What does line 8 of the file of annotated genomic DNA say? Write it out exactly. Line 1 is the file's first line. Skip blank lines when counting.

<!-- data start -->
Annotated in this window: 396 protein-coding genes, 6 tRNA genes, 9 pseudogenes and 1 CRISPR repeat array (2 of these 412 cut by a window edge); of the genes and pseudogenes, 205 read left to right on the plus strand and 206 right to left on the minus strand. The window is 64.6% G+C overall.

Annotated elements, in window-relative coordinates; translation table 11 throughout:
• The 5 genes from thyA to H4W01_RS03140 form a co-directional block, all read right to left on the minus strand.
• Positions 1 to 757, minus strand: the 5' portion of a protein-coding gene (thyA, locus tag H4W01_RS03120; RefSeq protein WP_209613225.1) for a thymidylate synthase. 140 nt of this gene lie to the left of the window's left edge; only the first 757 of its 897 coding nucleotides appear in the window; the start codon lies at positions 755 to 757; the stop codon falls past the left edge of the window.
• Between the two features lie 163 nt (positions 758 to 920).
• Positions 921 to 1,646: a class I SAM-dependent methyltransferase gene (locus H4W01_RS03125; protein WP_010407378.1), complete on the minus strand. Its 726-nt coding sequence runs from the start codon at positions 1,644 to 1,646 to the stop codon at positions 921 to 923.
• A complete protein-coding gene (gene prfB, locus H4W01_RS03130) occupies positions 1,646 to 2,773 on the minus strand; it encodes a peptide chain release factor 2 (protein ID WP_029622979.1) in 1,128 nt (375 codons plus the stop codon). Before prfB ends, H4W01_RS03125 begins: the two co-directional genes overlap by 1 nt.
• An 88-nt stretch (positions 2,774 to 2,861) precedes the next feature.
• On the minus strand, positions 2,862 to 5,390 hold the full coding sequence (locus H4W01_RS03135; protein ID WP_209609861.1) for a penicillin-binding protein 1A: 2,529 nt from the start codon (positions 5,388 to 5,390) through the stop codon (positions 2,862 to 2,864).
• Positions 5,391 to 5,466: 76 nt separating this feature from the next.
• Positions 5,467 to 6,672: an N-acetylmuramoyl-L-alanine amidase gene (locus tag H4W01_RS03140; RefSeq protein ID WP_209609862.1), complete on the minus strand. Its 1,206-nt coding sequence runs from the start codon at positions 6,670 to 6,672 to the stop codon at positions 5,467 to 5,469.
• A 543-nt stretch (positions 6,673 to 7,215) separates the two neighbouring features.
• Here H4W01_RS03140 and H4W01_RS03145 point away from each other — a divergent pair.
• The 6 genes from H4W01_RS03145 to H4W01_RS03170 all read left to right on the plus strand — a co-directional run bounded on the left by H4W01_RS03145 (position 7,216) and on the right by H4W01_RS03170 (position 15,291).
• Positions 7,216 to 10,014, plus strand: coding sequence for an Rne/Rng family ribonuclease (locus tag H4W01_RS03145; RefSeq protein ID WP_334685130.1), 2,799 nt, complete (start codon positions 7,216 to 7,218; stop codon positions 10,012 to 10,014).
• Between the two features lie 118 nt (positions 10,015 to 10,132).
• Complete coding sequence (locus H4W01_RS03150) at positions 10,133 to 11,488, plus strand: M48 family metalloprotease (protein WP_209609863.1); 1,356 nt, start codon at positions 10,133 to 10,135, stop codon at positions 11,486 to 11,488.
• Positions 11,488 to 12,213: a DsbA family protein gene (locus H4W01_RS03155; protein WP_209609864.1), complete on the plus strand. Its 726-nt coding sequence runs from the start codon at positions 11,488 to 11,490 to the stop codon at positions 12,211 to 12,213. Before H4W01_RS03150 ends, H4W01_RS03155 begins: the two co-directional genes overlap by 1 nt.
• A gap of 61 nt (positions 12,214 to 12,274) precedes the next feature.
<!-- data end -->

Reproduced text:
• An 88-nt stretch (positions 2,774 to 2,861) precedes the next feature.